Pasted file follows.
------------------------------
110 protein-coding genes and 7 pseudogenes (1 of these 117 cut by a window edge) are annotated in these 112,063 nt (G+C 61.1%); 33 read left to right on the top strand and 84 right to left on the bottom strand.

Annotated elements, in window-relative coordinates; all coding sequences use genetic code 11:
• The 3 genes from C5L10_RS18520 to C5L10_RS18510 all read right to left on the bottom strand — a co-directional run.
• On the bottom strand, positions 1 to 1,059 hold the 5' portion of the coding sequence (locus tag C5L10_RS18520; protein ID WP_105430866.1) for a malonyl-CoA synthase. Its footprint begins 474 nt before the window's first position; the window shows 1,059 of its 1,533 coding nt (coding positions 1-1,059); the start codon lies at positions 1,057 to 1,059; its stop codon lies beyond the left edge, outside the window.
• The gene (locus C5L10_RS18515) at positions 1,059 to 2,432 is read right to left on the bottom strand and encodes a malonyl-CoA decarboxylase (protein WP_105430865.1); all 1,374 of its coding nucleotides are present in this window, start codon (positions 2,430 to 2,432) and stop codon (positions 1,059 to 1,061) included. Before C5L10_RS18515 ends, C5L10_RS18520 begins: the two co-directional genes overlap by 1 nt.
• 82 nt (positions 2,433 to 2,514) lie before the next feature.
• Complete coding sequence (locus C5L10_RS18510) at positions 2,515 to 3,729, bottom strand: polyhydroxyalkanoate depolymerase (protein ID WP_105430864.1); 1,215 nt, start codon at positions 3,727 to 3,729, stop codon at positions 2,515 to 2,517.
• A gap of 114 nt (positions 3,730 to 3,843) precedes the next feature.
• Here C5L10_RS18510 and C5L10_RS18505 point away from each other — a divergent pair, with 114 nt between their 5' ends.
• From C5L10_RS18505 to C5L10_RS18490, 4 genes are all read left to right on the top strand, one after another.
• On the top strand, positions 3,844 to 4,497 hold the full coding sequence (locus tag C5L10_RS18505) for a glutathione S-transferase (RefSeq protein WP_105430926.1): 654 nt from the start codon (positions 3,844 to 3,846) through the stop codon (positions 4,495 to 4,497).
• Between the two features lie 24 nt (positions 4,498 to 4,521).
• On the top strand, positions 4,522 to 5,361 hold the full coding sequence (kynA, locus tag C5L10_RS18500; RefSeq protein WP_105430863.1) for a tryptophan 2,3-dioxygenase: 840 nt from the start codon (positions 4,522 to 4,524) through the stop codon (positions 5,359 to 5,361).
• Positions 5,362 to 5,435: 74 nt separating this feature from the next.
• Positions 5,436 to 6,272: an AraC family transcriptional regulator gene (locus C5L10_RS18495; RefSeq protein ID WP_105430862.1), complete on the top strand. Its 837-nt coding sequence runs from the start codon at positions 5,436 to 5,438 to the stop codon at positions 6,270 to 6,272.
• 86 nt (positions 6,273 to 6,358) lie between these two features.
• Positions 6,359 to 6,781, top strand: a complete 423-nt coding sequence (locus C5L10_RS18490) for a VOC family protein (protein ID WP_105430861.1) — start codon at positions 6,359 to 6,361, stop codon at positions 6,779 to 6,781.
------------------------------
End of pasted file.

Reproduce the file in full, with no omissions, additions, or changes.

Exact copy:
110 protein-coding genes and 7 pseudogenes (1 of these 117 cut by a window edge) are annotated in these 112,063 nt (G+C 61.1%); 33 read left to right on the top strand and 84 right to left on the bottom strand.

Annotated elements, in window-relative coordinates; all coding sequences use genetic code 11:
• The 3 genes from C5L10_RS18520 to C5L10_RS18510 all read right to left on the bottom strand — a co-directional run.
• On the bottom strand, positions 1 to 1,059 hold the 5' portion of the coding sequence (locus tag C5L10_RS18520; protein ID WP_105430866.1) for a malonyl-CoA synthase. Its footprint begins 474 nt before the window's first position; the window shows 1,059 of its 1,533 coding nt (coding positions 1-1,059); the start codon lies at positions 1,057 to 1,059; its stop codon lies beyond the left edge, outside the window.
• The gene (locus C5L10_RS18515) at positions 1,059 to 2,432 is read right to left on the bottom strand and encodes a malonyl-CoA decarboxylase (protein WP_105430865.1); all 1,374 of its coding nucleotides are present in this window, start codon (positions 2,430 to 2,432) and stop codon (positions 1,059 to 1,061) included. Before C5L10_RS18515 ends, C5L10_RS18520 begins: the two co-directional genes overlap by 1 nt.
• 82 nt (positions 2,433 to 2,514) lie before the next feature.
• Complete coding sequence (locus C5L10_RS18510) at positions 2,515 to 3,729, bottom strand: polyhydroxyalkanoate depolymerase (protein ID WP_105430864.1); 1,215 nt, start codon at positions 3,727 to 3,729, stop codon at positions 2,515 to 2,517.
• A gap of 114 nt (positions 3,730 to 3,843) precedes the next feature.
• Here C5L10_RS18510 and C5L10_RS18505 point away from each other — a divergent pair, with 114 nt between their 5' ends.
• From C5L10_RS18505 to C5L10_RS18490, 4 genes are all read left to right on the top strand, one after another.
• On the top strand, positions 3,844 to 4,497 hold the full coding sequence (locus tag C5L10_RS18505) for a glutathione S-transferase (RefSeq protein WP_105430926.1): 654 nt from the start codon (positions 3,844 to 3,846) through the stop codon (positions 4,495 to 4,497).
• Between the two features lie 24 nt (positions 4,498 to 4,521).
• On the top strand, positions 4,522 to 5,361 hold the full coding sequence (kynA, locus tag C5L10_RS18500; RefSeq protein WP_105430863.1) for a tryptophan 2,3-dioxygenase: 840 nt from the start codon (positions 4,522 to 4,524) through the stop codon (positions 5,359 to 5,361).
• Positions 5,362 to 5,435: 74 nt separating this feature from the next.
• Positions 5,436 to 6,272: an AraC family transcriptional regulator gene (locus C5L10_RS18495; RefSeq protein ID WP_105430862.1), complete on the top strand. Its 837-nt coding sequence runs from the start codon at positions 5,436 to 5,438 to the stop codon at positions 6,270 to 6,272.
• 86 nt (positions 6,273 to 6,358) lie between these two features.
• Positions 6,359 to 6,781, top strand: a complete 423-nt coding sequence (locus C5L10_RS18490) for a VOC family protein (protein ID WP_105430861.1) — start codon at positions 6,359 to 6,361, stop codon at positions 6,779 to 6,781.